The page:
This archive contains an SBML model and a SED-ML simulation. The simulation has a forcing function (representing external input to the system) in the form of a pulse. After running this cell, you should see the following output:

Running the OMEX cell

Running the OMEX cell

As a demo of Tellurium’s COMBINE archive editing functionality, we can change the duration of the pulse. Change the following line:

task1 = repeat task0 for local.index in uniform(0, 10, 100), local.current = index -> piecewise(8, index < 1, 0.1, (index >= 4) && (index < 6), 8), model1.J0_v0 = current : current

To:

task1 = repeat task0 for local.index in uniform(0, 10, 100), local.current = index -> piecewise(8, index < 1, 0.1, (index >= 4) && (index < 10), 8), model1.J0_v0 = current : current

In other words, index < 6 was changed to index < 10. Run the cell:

Editing the OMEX cell

Editing the OMEX cell

You can re-export this cell to a COMBINE archive by clicking the diskette icon in the upper right:

Exporting the COMBINE archive

Exporting the COMBINE archive

Find/Replace in Notebook Cells

To search for text in a notebook cell, use ctrl+F. To search for whole-words only, use /\bmyword\b where myword is the word you want to search for.

Searching for whole words

Searching for whole words

To search and replace, use ctrl+shift+R. For example, to replace myvar but not myvar2 (i.e. whole-word search & replace) in the code below, press ctrl+shift+R, enter /\bmyvar\b/ for the search field and newvar for the replace field. The result is that all instances of myvar are replaced, but not myvar2:

Search & replace demo with whole words

Search & replace demo with whole words

Example Notebooks

Tellurium comes with many example notebooks showing how to use its various features. To access these notebooks, use the File -> Open Example Notebook menu. Tellurium comes with five example notebooks:

Opening example notebooks

Opening example notebooks

The Quickstart notebook contains the `Quickstart <>`_ example from this documentation, using the SBML cells of the Tellurium notebook viewer.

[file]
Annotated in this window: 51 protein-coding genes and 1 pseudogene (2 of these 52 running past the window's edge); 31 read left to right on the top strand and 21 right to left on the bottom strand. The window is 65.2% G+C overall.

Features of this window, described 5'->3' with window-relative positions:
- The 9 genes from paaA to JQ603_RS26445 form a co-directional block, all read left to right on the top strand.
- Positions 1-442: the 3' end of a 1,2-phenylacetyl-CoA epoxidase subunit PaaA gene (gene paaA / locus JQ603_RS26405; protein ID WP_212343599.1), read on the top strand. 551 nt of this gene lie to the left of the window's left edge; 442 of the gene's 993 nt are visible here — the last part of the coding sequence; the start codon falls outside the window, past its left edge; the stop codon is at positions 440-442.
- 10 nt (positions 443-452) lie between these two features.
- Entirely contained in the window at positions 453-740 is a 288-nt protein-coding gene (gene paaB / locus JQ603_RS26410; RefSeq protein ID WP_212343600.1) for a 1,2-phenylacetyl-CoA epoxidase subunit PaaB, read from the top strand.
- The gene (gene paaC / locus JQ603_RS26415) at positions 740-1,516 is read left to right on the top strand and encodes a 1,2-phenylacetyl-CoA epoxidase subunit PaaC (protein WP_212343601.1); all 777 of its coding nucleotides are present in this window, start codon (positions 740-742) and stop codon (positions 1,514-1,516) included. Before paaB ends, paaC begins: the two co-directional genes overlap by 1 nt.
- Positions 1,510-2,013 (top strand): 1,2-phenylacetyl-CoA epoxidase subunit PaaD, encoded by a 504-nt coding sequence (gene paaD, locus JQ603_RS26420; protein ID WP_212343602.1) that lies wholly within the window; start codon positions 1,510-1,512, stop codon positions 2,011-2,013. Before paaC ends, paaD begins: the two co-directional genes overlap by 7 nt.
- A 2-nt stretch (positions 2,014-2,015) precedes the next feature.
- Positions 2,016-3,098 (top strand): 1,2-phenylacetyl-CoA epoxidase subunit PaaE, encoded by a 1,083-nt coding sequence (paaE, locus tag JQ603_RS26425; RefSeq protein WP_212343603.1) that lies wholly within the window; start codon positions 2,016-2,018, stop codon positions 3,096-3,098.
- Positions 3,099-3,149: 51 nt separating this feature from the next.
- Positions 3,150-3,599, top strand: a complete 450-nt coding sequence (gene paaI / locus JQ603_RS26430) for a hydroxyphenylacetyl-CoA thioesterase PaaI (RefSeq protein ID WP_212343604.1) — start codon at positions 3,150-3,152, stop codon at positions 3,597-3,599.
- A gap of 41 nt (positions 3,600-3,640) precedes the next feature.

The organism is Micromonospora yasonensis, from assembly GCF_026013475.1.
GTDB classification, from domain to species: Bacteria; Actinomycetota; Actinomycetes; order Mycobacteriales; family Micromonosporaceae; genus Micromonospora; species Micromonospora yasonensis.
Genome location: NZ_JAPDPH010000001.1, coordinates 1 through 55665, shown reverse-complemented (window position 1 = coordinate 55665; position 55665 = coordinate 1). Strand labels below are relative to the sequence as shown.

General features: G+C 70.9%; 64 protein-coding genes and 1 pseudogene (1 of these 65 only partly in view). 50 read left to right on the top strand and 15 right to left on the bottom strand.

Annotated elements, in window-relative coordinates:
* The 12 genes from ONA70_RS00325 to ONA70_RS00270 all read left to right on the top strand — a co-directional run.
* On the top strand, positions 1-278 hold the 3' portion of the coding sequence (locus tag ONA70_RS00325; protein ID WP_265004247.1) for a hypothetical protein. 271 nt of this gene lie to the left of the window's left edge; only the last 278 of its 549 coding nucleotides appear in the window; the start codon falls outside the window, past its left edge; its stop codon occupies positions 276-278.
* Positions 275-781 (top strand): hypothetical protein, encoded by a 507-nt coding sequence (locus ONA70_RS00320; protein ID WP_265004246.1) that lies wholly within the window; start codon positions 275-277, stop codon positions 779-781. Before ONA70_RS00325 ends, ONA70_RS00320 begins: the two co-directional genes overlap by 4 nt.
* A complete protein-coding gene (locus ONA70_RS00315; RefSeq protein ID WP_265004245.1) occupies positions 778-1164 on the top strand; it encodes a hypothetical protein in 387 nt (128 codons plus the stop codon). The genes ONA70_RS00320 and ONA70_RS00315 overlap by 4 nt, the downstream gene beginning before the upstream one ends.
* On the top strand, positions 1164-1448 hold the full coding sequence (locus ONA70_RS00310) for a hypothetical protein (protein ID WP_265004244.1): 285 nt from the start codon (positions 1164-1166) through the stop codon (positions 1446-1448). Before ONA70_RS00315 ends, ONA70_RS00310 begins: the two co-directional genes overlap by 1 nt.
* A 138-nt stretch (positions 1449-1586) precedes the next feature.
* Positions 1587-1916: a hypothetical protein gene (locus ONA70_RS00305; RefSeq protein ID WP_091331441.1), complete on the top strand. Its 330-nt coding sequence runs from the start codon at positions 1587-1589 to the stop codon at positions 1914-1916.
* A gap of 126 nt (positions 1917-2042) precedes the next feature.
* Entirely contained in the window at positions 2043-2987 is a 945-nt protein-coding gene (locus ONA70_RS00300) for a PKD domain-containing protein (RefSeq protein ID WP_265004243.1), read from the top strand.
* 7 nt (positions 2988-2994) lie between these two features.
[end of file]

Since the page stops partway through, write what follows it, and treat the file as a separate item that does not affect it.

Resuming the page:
Quickstart example notebook

Quickstart example notebook

Exporting to Jupyter

Tellurium notebooks can contain special cell types such as the SBML or OMEX cells described above. These notebooks cannot be properly read by Jupyter. However, you can export these notebooks to Jupyter by choosing File -> Export to Jupyter... from the menu. You will notice that the exported notebooks contain special cell magics such as %%crn and %%omex. To run these notebooks in Jupyter, install the temagics package in addition to tellurium using pip.


Notebook Troubleshooting

Problem: Cannot Load Kernel

The notebook viewer ships with a Python3 kernel, which causes problems when trying to open a notebook saved (e.g. by Jupyter) with Python2.

Error message when kernel cannot be loaded

Error message when kernel cannot be loaded

Solution

In such a case, simply replace the kernel by choosing Language -> Python 3 from the menu.

Fix for kernel loading problem

Fix for kernel loading problem

Problem: Saving the Notebook Takes Forever

Solution

When highly detailed / numerous plots are present, Plotly is known to slow down notebook saving. In such cases, you can switch to matplotlib instead of Plotly by calling import tellurium as te; te.setDefaultPlottingEngine('matplotlib') at the beginning of your notebook. When using matplotlib for plotting, the long save times do not occur.

Alternatively, choose Language -> Restart and Clear All Cells to save the notebook without output.

Reset and clear all cells

Reset and clear all cells


Further Reading


IDE Walkthrough

If you have not already done so, download and install the Tellurium IDE front-end for your platform (only for Windows, legacy versions supported Mac).


Additional Resources for Tellurium

Learning Python